FEDERAL REALTY LIMITED PARTNERSHIP, Appellant, v. CHOICES WOMEN'S MEDICAL CENTER, INC., Respondent.
In an action to recover damages for breach of two commercial leases, the plaintiff appeals from an order of the Supreme Court, Queens County (Berke, J.), dated June 16, 2000, which, upon finding, as a matter of law, that the plaintiff could only recover liquidated damages pursuant to paragraph 44(b) of the subject leases on its first and fourth causes of action, granted the defendant's motion for partial summary judgment dismissing the second, third, fifth, and sixth causes of action, and denied its cross motion for summary judgment dismissing the defendant's first, second, and third affirmative defenses, and the counterclaim sounding in fraud.
ORDERED that the order is modified, on the law, by (1) deleting the provision thereof denying those branches of the plaintiff's cross motion which were to dismiss the defendant's first and third affirmative defenses and its counterclaim sounding in fraud, and substituting therefor a provision granting those branches of the cross motion, and (2), upon searching the record, adding a provision thereto granting the plaintiff summary judgment on its first and fourth causes of action to recover damages for breach of paragraph 44(b) of the lease agreements; as so modified, the order is affirmed insofar as appealed from, without costs or disbursements.
Pursuant to the terms of two leases and amendments thereto, the defendant rented space for a medical center and administrative offices in a building owned by the plaintiff. In paragraph 44(b) of both leases, the defendant acknowledged its obligation to surrender the premises when the leases expired, and agreed to indemnify the plaintiff for all damages resulting from a delay in surrender, including “any claims made by any succeeding tenant”. Paragraph 44(b) then stated that “the damage to the Owner resulting from any failure by Tenant to timely surrender possession of the demised premises * * * will be substantial and will be impossible to accurately measure”. In the event of a failure to timely surrender the premises, “the Tenant shall pay to Owner for each month and for each portion of any month during which Tenant holds over * * * a sum equal to three (3) times the aggregate of that portion of the fixed rent and additional rent which was payable under this lease during the last month of the term hereof”. It is undisputed that although the leases expired on July 31, 1998, the defendant did not surrender the leased premises until on or about October 31, 1998.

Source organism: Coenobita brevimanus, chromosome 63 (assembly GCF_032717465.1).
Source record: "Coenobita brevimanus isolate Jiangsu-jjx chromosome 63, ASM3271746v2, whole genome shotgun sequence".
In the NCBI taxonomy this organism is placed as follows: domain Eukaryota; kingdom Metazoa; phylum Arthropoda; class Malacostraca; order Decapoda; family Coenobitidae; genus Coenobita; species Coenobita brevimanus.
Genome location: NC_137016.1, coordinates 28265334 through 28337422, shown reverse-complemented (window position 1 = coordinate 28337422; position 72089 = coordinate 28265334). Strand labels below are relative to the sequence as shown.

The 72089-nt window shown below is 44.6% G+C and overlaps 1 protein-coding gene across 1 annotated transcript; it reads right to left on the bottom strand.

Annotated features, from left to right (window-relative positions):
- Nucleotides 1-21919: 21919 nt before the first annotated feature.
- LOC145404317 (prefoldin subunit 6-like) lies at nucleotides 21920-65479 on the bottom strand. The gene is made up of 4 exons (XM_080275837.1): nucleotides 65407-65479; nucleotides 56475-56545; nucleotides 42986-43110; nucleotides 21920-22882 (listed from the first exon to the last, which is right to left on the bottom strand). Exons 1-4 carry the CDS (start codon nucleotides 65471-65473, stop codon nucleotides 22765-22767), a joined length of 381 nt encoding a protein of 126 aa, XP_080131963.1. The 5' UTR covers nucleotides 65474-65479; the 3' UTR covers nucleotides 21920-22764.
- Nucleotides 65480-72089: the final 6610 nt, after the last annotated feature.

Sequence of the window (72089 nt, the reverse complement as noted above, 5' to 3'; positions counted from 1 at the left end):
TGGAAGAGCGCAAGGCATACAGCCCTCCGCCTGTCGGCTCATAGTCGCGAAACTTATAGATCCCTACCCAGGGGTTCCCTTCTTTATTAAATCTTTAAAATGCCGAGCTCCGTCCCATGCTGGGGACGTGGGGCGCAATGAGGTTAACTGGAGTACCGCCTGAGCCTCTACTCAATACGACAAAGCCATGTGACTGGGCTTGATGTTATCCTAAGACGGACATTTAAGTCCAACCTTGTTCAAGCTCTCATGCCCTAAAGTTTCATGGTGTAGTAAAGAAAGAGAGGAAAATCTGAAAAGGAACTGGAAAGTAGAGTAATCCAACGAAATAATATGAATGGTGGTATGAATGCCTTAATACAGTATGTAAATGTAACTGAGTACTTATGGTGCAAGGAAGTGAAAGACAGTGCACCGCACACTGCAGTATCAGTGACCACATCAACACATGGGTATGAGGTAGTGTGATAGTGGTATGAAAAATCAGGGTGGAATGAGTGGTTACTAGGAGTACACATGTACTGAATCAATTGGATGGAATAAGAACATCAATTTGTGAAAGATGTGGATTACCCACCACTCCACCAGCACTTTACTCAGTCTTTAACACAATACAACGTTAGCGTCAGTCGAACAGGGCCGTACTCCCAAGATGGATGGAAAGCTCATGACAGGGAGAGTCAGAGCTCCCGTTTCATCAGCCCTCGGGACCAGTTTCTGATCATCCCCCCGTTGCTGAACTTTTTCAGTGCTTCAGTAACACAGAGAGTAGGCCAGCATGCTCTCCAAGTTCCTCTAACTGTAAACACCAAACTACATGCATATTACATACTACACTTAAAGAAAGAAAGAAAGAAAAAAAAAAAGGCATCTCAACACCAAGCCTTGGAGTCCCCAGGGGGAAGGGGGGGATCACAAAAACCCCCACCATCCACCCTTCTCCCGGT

On October 16, 1998, the plaintiff commenced this action seeking to recover damages for breach of the leases. In its first and fourth causes of action, the plaintiff sought to recover treble rent in accordance with paragraph 44(b) of the leases. The plaintiff's second, third, fifth, and sixth causes of action additionally sought actual and consequential damages in excess of the amounts provided for by paragraph 44(b). In its answer, the defendant raised several affirmative defenses, including a first affirmative defense alleging that the plaintiff had breached its duty to mitigate damages, and a third affirmative defense alleging that paragraph 44(b) was unenforceable to the extent that the liquidated damages were disproportionate to any actual damages sustained by the plaintiff. In addition, the defendant asserted a counterclaim sounding in fraud. The defendant thereafter moved for summary judgment dismissing the second, third, fifth, and sixth causes of action which sought damages in excess of those permitted by paragraph 44(b) of the leases. The plaintiff countered by cross-moving for summary judgment, inter alia, to dismiss the defendant's counterclaim and the affirmative defenses relating to the enforceability of paragraph 44(b) and mitigation of damages. The Supreme Court granted the defendant's motion for partial summary judgment, concluding that paragraph 44(b) was an enforceable liquidated damages provision, and that the plaintiff could not recover actual and consequential damages in excess of the treble rent which the parties agreed upon. The court also denied the plaintiff's cross motion for partial summary judgment dismissing the defendant's counterclaim and affirmative defenses.